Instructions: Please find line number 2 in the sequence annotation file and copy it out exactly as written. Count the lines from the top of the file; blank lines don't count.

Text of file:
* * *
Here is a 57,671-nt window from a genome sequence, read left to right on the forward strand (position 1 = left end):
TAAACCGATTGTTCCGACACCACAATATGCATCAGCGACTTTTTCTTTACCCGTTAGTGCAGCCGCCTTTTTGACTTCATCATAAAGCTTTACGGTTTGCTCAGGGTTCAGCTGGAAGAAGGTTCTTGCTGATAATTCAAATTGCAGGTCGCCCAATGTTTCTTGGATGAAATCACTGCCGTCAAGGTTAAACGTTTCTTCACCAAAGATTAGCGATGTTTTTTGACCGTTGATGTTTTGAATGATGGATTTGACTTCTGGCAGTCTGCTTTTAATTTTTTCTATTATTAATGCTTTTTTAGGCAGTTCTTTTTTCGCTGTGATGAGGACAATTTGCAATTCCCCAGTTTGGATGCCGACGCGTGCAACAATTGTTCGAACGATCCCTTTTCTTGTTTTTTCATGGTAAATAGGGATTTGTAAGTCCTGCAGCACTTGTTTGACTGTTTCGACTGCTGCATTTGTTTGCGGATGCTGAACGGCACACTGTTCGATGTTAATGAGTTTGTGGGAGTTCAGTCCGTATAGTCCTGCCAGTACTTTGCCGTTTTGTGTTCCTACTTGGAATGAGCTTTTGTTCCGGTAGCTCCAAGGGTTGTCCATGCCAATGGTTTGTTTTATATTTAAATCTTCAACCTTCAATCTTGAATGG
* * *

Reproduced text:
TAAACCGATTGTTCCGACACCACAATATGCATCAGCGACTTTTTCTTTACCCGTTAGTGCAGCCGCCTTTTTGACTTCATCATAAAGCTTTACGGTTTGCTCAGGGTTCAGCTGGAAGAAGGTTCTTGCTGATAATTCAAATTGCAGGTCGCCCAATGTTTCTTGGATGAAATCACTGCCGTCAAGGTTAAACGTTTCTTCACCAAAGATTAGCGATGTTTTTTGACCGTTGATGTTTTGAATGATGGATTTGACTTCTGGCAGTCTGCTTTTAATTTTTTCTATTATTAATGCTTTTTTAGGCAGTTCTTTTTTCGCTGTGATGAGGACAATTTGCAATTCCCCAGTTTGGATGCCGACGCGTGCAACAATTGTTCGAACGATCCCTTTTCTTGTTTTTTCATGGTAAATAGGGATTTGTAAGTCCTGCAGCACTTGTTTGACTGTTTCGACTGCTGCATTTGTTTGCGGATGCTGAACGGCACACTGTTCGATGTTAATGAGTTTGTGGGAGTTCAGTCCGTATAGTCCTGCCAGTACTTTGCCGTTTTGTGTTCCTACTTGGAATGAGCTTTTGTTCCGGTAGCTCCAAGGGTTGTCCATGCCAATGGTTTGTTTTATATTTAAATCTTCAACCTTCAATCTTGAATGG